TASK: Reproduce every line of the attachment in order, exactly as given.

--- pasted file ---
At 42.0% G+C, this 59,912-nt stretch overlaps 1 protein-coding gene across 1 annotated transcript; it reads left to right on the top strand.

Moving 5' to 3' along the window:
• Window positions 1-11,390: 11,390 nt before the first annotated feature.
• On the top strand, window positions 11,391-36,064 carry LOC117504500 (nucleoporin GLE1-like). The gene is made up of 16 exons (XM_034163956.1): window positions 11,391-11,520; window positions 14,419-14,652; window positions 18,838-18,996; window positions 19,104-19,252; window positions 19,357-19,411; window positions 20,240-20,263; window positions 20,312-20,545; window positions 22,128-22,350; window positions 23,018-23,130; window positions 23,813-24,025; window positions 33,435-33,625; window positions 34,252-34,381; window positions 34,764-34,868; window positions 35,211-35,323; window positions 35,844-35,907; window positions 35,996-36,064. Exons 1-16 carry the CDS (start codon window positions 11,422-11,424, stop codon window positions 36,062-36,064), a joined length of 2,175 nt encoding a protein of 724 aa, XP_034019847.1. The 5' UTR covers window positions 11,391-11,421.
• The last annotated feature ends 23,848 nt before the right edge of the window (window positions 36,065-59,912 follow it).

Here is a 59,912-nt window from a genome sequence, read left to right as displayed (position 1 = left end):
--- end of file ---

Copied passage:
At 42.0% G+C, this 59,912-nt stretch overlaps 1 protein-coding gene across 1 annotated transcript; it reads left to right on the top strand.

Moving 5' to 3' along the window:
• Window positions 1-11,390: 11,390 nt before the first annotated feature.
• On the top strand, window positions 11,391-36,064 carry LOC117504500 (nucleoporin GLE1-like). The gene is made up of 16 exons (XM_034163956.1): window positions 11,391-11,520; window positions 14,419-14,652; window positions 18,838-18,996; window positions 19,104-19,252; window positions 19,357-19,411; window positions 20,240-20,263; window positions 20,312-20,545; window positions 22,128-22,350; window positions 23,018-23,130; window positions 23,813-24,025; window positions 33,435-33,625; window positions 34,252-34,381; window positions 34,764-34,868; window positions 35,211-35,323; window positions 35,844-35,907; window positions 35,996-36,064. Exons 1-16 carry the CDS (start codon window positions 11,422-11,424, stop codon window positions 36,062-36,064), a joined length of 2,175 nt encoding a protein of 724 aa, XP_034019847.1. The 5' UTR covers window positions 11,391-11,421.
• The last annotated feature ends 23,848 nt before the right edge of the window (window positions 36,065-59,912 follow it).

Here is a 59,912-nt window from a genome sequence, read left to right as displayed (position 1 = left end):